Sure, Charlotte, North Carolina, is the site of the new NASCAR Hall of Fame, but there’s much more to this city than racing and barbecue. Dazzling new architecture mingles with classics such as the Dunhill Hotel. The must-visit Levine Museum of the New South mixes history with social consciousness; catch “Changing Places” before this award-winning exhibit closes in November.
Evidence of the Queen City’s expanding eco-awareness includes the LYNX light rail and new downtown Ritz-Carlton, which combines LEED green-building certification with luxury and companion-friendliness—and it offers complimentary bike loans.
Bicycling is a great way to discover Charlotte’s colorful neighborhoods. Pedaling northeast, I found good local music and the vegan-friendly Crêpe Cellar in gritty-cool NoDa (North Davidson).
The next day, I biked to the South End district for a great tour by Joe Brickey starting at the Charlotte Trolley Powerhouse Museum. She pointed out cotton mills repurposed as art spaces, the dogs-welcome Canine Cafe, and a massive parking garage accented with push-button public art (try it!).
Back in the South End, Common Market beckoned with vegan sandwiches, Fair Trade brew, and good conversation. Common Market hosts lots of events, from local food fairs to a “Wine Flu” tasting clinic. After browsing the district via bicycle, I enjoyed an awesome and healthy vegan platter—with farro, my favorite grain—at The Liberty Gastropub. Open just a few months, it’s already a local hotspot.
I’d heard that songbirds flock to the rich habitat of Wing Haven Gardens, but humans have trouble navigating to its Myers Park address. Eventually, after biking through a lush city park where families walked dogs and played by the lake, I found the house-marked only by a simple sidewalk inset reading, “WING HAVEN.” For decades, Elizabeth and Edwin Clarkson cultivated beautiful gardens that attracted dozens of species of birds and other wild citizens. Elizabeth, a concert pianist, also nursed injured birds back to health. In the years since the couple died, neighbors volunteer to open the gardens to nature lovers.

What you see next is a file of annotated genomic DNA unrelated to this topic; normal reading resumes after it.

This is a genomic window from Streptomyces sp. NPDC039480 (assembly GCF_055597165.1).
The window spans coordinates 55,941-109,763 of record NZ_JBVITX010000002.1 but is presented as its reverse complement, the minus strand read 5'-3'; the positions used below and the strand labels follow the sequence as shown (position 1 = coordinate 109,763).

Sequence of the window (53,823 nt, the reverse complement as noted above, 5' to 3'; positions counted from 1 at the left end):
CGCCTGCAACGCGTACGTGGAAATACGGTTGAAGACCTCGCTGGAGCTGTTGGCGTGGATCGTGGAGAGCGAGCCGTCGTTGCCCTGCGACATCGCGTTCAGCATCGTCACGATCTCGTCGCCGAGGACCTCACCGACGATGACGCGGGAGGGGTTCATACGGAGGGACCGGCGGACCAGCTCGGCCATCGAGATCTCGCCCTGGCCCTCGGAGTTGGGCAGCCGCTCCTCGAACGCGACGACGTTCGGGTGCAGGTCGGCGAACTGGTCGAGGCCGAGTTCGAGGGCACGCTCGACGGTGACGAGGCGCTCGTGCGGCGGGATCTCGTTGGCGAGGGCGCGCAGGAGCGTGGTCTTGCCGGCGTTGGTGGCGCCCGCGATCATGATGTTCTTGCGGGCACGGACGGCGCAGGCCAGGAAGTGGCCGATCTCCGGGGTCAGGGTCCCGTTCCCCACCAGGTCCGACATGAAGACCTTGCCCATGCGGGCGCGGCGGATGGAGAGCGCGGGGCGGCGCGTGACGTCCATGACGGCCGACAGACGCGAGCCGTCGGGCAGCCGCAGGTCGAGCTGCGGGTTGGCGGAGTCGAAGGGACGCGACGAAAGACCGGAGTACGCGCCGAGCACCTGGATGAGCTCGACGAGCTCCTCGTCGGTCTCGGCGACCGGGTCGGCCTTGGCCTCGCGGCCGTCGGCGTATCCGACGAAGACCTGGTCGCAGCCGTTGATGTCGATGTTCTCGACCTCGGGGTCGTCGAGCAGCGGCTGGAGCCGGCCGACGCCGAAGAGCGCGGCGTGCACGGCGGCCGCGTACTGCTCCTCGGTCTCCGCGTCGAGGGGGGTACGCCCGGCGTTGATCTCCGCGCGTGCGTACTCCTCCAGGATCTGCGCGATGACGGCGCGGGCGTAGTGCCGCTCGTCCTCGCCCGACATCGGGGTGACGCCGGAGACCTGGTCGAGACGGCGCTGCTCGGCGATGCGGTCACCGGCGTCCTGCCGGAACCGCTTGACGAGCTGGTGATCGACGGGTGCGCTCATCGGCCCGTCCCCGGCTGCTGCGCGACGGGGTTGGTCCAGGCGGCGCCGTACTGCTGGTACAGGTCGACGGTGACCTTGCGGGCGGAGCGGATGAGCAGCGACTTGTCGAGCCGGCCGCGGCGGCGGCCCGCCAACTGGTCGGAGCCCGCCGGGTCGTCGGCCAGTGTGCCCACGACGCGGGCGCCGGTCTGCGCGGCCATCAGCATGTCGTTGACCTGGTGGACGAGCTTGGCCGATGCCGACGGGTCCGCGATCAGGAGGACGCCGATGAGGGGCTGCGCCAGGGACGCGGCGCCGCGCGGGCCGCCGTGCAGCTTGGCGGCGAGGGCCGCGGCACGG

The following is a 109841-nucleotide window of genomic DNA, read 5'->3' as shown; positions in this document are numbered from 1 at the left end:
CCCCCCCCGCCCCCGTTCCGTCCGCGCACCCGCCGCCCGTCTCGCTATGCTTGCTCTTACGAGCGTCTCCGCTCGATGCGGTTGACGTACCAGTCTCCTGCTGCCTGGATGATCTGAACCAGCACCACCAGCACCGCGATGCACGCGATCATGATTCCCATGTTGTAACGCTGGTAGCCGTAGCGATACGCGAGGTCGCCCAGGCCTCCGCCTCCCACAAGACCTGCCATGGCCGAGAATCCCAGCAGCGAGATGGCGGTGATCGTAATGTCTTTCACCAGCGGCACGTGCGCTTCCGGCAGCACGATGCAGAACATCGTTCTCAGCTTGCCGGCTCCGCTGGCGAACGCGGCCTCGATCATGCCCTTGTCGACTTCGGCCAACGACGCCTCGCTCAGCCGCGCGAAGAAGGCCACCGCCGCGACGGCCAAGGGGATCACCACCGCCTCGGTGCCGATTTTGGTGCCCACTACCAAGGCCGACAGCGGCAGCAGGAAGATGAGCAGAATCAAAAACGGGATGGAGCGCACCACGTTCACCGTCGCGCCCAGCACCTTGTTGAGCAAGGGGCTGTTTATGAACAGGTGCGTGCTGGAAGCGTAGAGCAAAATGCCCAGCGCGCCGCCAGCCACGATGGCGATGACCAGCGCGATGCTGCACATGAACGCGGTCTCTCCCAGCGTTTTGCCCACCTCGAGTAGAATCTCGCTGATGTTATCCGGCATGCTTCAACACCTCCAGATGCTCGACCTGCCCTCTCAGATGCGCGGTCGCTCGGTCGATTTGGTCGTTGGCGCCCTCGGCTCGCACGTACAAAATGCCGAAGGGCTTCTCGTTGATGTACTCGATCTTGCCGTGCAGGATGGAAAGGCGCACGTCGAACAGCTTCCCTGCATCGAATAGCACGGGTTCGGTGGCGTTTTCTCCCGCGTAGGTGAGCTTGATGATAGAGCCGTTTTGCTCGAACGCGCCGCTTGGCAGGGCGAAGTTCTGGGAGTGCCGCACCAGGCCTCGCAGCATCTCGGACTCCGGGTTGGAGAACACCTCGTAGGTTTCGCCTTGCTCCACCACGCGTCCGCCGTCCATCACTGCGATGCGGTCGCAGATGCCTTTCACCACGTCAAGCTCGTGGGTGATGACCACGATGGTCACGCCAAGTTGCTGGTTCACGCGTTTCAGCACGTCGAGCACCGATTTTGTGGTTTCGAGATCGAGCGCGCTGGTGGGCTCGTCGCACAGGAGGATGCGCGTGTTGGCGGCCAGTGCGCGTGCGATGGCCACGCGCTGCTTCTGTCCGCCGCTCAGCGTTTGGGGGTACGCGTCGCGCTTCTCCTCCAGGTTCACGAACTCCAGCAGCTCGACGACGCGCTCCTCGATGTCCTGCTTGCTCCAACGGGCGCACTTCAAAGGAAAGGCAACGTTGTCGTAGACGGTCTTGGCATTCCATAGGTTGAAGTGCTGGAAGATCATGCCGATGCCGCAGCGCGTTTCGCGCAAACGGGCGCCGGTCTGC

Back to Center City. On S. Tryon Street, the Wells Fargo Cultural Campus offers a new cluster of venues: Harvey B. Gantt Center for African-American Arts+Culture, the Bechtler Museum of Modern Art (where you’ll want to learn the story behind Marino Marini’s amazing bronze horse; the sculpture’s patina has dulled where children petted it!), and the Knight Theater, where I saw a riveting modern dance performance. The Mint Museum Uptown is scheduled to open in October.
Several trendy, relatively new downtown restaurants offer plant-based selections—and you won’t be “settling for options.”
At Mez, a hip haven at EpiCentre on E. Trade Street, Chef Klime Kovaceski is delighted to whip up modern Mediterranean-inspired vegan gourmet fare. Server Christy recommends perfect wines (mostly blends, the night I visited) to pair with vegan dishes. Among the treats: small plates of roasted beets, gnocchi pan-seared in truffle oil, vegan risotto gumbo, a tomato-eggplant sensation, and a chewy thin-crust vegan pizza studded with greens, roasted figs, and artichokes. Craving Asian? ENSO, also at EpiCentre, can do vegan options with market-fresh ingredients. Dress for casual/upscale. Even the chef at posh sky-high Bentley’s on 27 adds finesse to plant-based gourmet, with a tart sun-dried tomato-mushroom tabbouleh dish and decadent sorbet.
Visiting Charlotte fills you up in every way. By the way, if you want to lodge close to the airport, the Red Roof Inn offers courteous service, great rates, and soon-to-be-renovated rooms.
Planning a trip? Check http://www.charlottesgotalot.com or call 1-800-231-4636.
Be a compassionate traveler—from weekend getaways to dream vacations.